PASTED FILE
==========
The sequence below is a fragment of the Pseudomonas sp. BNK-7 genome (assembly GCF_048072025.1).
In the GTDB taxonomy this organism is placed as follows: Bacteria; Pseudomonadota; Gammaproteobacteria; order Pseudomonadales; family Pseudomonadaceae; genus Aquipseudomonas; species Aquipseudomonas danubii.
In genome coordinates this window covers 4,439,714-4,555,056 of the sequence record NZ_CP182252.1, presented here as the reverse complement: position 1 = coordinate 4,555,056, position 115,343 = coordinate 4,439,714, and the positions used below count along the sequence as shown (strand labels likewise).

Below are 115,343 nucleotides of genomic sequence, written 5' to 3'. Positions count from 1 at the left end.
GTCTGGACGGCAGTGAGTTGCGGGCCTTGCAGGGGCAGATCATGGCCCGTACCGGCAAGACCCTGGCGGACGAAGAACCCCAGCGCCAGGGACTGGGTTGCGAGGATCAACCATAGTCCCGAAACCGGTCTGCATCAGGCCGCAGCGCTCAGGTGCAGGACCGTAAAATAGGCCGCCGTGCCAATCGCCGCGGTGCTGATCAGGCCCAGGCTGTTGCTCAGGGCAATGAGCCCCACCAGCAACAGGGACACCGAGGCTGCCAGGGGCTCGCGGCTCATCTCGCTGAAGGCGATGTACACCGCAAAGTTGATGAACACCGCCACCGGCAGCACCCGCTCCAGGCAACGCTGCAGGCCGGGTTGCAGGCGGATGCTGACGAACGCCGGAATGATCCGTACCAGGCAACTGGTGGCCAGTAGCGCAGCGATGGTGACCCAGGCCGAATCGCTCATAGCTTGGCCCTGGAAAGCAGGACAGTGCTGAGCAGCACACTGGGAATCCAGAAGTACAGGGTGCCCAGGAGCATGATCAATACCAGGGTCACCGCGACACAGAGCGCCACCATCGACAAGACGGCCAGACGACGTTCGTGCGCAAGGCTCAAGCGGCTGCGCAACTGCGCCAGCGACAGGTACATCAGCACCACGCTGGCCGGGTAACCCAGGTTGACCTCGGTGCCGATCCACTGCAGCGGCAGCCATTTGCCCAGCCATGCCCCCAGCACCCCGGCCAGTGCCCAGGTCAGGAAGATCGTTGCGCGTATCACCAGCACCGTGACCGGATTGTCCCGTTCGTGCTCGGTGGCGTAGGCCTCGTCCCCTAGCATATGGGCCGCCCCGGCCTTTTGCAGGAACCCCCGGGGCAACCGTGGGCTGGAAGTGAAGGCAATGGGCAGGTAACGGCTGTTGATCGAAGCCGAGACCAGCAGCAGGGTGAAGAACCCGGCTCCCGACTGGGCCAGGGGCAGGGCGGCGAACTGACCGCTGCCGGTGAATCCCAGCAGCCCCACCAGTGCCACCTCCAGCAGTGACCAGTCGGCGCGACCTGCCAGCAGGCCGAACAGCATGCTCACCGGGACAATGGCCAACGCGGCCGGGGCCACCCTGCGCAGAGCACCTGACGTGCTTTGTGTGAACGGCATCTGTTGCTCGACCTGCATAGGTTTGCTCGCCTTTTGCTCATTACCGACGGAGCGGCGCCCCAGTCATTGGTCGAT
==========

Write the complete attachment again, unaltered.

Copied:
The sequence below is a fragment of the Pseudomonas sp. BNK-7 genome (assembly GCF_048072025.1).
In the GTDB taxonomy this organism is placed as follows: Bacteria; Pseudomonadota; Gammaproteobacteria; order Pseudomonadales; family Pseudomonadaceae; genus Aquipseudomonas; species Aquipseudomonas danubii.
In genome coordinates this window covers 4,439,714-4,555,056 of the sequence record NZ_CP182252.1, presented here as the reverse complement: position 1 = coordinate 4,555,056, position 115,343 = coordinate 4,439,714, and the positions used below count along the sequence as shown (strand labels likewise).

Below are 115,343 nucleotides of genomic sequence, written 5' to 3'. Positions count from 1 at the left end.
GTCTGGACGGCAGTGAGTTGCGGGCCTTGCAGGGGCAGATCATGGCCCGTACCGGCAAGACCCTGGCGGACGAAGAACCCCAGCGCCAGGGACTGGGTTGCGAGGATCAACCATAGTCCCGAAACCGGTCTGCATCAGGCCGCAGCGCTCAGGTGCAGGACCGTAAAATAGGCCGCCGTGCCAATCGCCGCGGTGCTGATCAGGCCCAGGCTGTTGCTCAGGGCAATGAGCCCCACCAGCAACAGGGACACCGAGGCTGCCAGGGGCTCGCGGCTCATCTCGCTGAAGGCGATGTACACCGCAAAGTTGATGAACACCGCCACCGGCAGCACCCGCTCCAGGCAACGCTGCAGGCCGGGTTGCAGGCGGATGCTGACGAACGCCGGAATGATCCGTACCAGGCAACTGGTGGCCAGTAGCGCAGCGATGGTGACCCAGGCCGAATCGCTCATAGCTTGGCCCTGGAAAGCAGGACAGTGCTGAGCAGCACACTGGGAATCCAGAAGTACAGGGTGCCCAGGAGCATGATCAATACCAGGGTCACCGCGACACAGAGCGCCACCATCGACAAGACGGCCAGACGACGTTCGTGCGCAAGGCTCAAGCGGCTGCGCAACTGCGCCAGCGACAGGTACATCAGCACCACGCTGGCCGGGTAACCCAGGTTGACCTCGGTGCCGATCCACTGCAGCGGCAGCCATTTGCCCAGCCATGCCCCCAGCACCCCGGCCAGTGCCCAGGTCAGGAAGATCGTTGCGCGTATCACCAGCACCGTGACCGGATTGTCCCGTTCGTGCTCGGTGGCGTAGGCCTCGTCCCCTAGCATATGGGCCGCCCCGGCCTTTTGCAGGAACCCCCGGGGCAACCGTGGGCTGGAAGTGAAGGCAATGGGCAGGTAACGGCTGTTGATCGAAGCCGAGACCAGCAGCAGGGTGAAGAACCCGGCTCCCGACTGGGCCAGGGGCAGGGCGGCGAACTGACCGCTGCCGGTGAATCCCAGCAGCCCCACCAGTGCCACCTCCAGCAGTGACCAGTCGGCGCGACCTGCCAGCAGGCCGAACAGCATGCTCACCGGGACAATGGCCAACGCGGCCGGGGCCACCCTGCGCAGAGCACCTGACGTGCTTTGTGTGAACGGCATCTGTTGCTCGACCTGCATAGGTTTGCTCGCCTTTTGCTCATTACCGACGGAGCGGCGCCCCAGTCATTGGTCGAT